Actually I forgot , can you guys let me know what is SATA(Serial ATA)?

Is it simply a data cable providing an interface between motherboard and Hard Drive that has a higher data transfer rate than other cables and is used for Server level computers.

Or it is a seperate type of Hard Disk?

Sorry for asking such a question actually I have been out of touch from such system side work so I forgot.

Prompt reply would be appreciated.

Serial ATA is an interface standard used for communication between a motherboard and a drive (usually hard drives but SATA optical drives are becoming popular). As the "serial" component of the name describes it works in one channel, only sending data once, instead of "Parallel" PATA (standard IDE) that sends data twice for redundancy.

SATA and SATAII (just a newer standard with higher throughput, theoretically reaching 3.0gbps although current drives can't utilize the full bus) uses a smaller profile cable that optimizes air-flow and allows the same interface for 3.5" and 2.5" drives because it's only .5" (might be .25", I don't recall and don't have one in front of me).

SATA is beneficial in high-performance environments less for it's technical specifications than it's adoption in the market. Most RAID controllers and add-on HDD controllers are SATA so if you want RAID for performance or data-security, or just need to add additional drives once your built-in ports are full it's your best option.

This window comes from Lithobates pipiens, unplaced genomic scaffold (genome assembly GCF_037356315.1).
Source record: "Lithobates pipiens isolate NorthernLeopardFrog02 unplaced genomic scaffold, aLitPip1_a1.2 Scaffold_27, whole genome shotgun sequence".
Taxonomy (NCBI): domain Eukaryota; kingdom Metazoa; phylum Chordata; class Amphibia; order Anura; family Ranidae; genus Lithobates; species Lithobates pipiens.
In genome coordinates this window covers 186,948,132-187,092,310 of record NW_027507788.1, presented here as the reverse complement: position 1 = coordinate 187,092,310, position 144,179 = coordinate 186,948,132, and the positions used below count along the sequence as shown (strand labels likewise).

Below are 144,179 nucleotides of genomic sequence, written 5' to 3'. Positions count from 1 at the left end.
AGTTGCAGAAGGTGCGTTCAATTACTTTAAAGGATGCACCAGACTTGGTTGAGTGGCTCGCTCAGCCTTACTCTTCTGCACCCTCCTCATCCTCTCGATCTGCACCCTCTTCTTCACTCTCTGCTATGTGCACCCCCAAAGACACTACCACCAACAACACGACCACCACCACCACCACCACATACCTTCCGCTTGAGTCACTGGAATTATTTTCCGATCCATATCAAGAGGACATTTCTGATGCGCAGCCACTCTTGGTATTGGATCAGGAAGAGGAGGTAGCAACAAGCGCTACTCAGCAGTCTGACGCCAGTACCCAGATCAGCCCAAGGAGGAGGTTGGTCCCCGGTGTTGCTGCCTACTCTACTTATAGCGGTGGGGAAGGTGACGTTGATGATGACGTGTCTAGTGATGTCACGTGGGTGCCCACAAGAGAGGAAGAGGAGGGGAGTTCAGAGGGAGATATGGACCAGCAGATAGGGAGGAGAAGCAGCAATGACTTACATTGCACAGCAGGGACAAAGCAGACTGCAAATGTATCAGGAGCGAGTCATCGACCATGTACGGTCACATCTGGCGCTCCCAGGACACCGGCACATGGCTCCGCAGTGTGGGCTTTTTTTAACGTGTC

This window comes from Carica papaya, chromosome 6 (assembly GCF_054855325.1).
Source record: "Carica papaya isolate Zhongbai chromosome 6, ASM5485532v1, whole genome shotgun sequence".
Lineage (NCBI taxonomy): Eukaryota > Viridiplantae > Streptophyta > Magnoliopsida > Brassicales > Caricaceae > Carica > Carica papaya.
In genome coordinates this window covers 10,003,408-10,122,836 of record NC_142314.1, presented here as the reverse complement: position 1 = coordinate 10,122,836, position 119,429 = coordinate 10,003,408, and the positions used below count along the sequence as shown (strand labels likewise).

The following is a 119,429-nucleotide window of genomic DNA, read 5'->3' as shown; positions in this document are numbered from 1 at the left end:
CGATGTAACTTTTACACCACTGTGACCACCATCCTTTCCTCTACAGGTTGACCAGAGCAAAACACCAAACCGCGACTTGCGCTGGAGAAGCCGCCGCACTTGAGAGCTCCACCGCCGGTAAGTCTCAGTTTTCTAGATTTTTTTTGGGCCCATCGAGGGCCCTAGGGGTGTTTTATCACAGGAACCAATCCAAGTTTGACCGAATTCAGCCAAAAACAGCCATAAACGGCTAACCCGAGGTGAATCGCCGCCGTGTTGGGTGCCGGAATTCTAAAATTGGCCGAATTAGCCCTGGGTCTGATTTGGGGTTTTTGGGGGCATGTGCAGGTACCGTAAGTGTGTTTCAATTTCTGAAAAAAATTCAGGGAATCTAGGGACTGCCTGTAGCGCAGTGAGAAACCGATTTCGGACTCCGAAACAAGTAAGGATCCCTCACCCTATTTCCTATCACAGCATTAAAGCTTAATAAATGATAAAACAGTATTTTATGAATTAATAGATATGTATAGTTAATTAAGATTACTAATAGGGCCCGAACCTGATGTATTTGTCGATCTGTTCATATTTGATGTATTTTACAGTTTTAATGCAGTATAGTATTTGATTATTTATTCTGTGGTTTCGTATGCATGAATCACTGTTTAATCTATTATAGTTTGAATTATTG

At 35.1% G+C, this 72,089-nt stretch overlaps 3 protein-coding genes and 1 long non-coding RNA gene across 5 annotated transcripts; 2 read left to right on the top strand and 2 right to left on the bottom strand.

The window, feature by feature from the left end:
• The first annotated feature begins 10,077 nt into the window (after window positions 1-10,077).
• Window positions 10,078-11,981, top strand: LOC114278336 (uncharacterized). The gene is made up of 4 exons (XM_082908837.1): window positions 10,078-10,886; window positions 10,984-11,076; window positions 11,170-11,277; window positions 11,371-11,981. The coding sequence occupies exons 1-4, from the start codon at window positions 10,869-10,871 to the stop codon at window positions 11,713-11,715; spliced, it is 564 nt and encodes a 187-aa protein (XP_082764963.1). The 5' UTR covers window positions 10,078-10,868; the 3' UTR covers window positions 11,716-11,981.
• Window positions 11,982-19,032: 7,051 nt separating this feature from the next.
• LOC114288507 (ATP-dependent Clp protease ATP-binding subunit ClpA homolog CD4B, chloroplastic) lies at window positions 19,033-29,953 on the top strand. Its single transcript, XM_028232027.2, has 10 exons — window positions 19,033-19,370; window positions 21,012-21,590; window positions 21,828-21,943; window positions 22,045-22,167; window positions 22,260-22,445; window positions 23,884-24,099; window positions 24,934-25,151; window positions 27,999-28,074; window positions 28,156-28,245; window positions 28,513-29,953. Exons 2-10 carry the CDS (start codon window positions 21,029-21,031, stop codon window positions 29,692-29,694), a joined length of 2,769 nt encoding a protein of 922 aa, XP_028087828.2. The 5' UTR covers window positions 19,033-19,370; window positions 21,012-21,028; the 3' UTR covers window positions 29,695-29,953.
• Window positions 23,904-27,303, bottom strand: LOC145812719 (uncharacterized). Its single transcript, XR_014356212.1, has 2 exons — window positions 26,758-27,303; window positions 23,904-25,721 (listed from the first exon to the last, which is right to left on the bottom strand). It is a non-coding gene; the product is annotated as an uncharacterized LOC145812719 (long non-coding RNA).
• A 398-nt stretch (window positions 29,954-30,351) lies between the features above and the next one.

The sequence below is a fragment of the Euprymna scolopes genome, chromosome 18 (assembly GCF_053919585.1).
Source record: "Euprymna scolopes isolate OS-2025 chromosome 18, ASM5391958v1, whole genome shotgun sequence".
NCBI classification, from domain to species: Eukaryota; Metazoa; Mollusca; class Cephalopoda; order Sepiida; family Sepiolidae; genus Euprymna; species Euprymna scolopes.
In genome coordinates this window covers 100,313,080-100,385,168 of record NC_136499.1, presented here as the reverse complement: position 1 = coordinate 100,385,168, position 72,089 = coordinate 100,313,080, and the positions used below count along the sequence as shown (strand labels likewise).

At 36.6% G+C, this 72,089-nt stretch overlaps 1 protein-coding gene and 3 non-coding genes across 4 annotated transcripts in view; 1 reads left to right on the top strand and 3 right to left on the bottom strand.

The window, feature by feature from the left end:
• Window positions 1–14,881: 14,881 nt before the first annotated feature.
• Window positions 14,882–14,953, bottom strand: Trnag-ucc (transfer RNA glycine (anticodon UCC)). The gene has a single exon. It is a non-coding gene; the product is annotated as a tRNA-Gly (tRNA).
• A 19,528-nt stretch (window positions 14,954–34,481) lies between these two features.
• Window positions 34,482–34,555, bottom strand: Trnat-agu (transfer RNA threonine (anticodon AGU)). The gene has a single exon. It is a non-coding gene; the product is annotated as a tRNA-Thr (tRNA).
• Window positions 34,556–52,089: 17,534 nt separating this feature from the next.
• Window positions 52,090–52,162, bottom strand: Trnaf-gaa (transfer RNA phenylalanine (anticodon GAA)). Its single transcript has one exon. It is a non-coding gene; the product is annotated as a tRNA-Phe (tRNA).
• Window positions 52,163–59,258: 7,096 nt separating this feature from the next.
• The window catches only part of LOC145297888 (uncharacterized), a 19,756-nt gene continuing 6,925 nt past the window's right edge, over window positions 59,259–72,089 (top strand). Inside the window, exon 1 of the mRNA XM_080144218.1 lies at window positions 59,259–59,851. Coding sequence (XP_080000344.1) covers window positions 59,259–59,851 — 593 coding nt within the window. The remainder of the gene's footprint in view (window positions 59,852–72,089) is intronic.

Personally I think that SATA is more used in the residential desktop and laptop market. They are more common than IDE in the server market but higher end servers use SAS (Serial attached SCSI) or conventional SCSI.

There's also the matter of ESATA, which is pretty much just a standard for connecting external drives directly natively through the SATA standard rather converting to USB or Firewire. It's essentially just a SATA port on the back of your computer and a drive with it's own power supply and a long SATA cable.

@ Frank: if you have any other questions ask.

@ Everone else: I filled this in off memory, if any of it is wrong I'd appreciate the correction.

Thanks for your explanation, I wanted to know what do you mean by RAID Controller?

Do you mean a controller on a motherboard on which you plug in the data cable?


RAID is a standard for making multiple drives interact with each other by Stripping the drives (saving different parts of the data to different drives so you can access both for performance) Spanning (making multiple drives appear to the system as one larger drive) or mirroring (saving all data to two drives so you have an identical image backed up if your system fails) or some combination of the three, sometimes using compression schemes.

A RAID controller is a device that manages these interactions. Most SATA contollers have RAID functionality built in. A RAID controller is either an integrated component of your motherboard or an expansion card that will store the setting on how to make the drives interact.

thanks for your explanation once again,
you have done my revision.

Now I remember the RAID is actually useful and is fault tolerant.

The data is mirrored from 1 Hard Drive to another and the identical data on both drives acts as a backup of a data.

if 1 of these 2 drives fail ,then data can be recovered or accessed from the other one.

am I right?

That is true of RAID 1 (mirroring) that's one of the three basic concepts of raid (as described in my previous post) and a component of the 5 raid configurations (I think it's just 5) that are different combinations of striping for performance, mirroring for redundancy, spanning for convenience, and compression.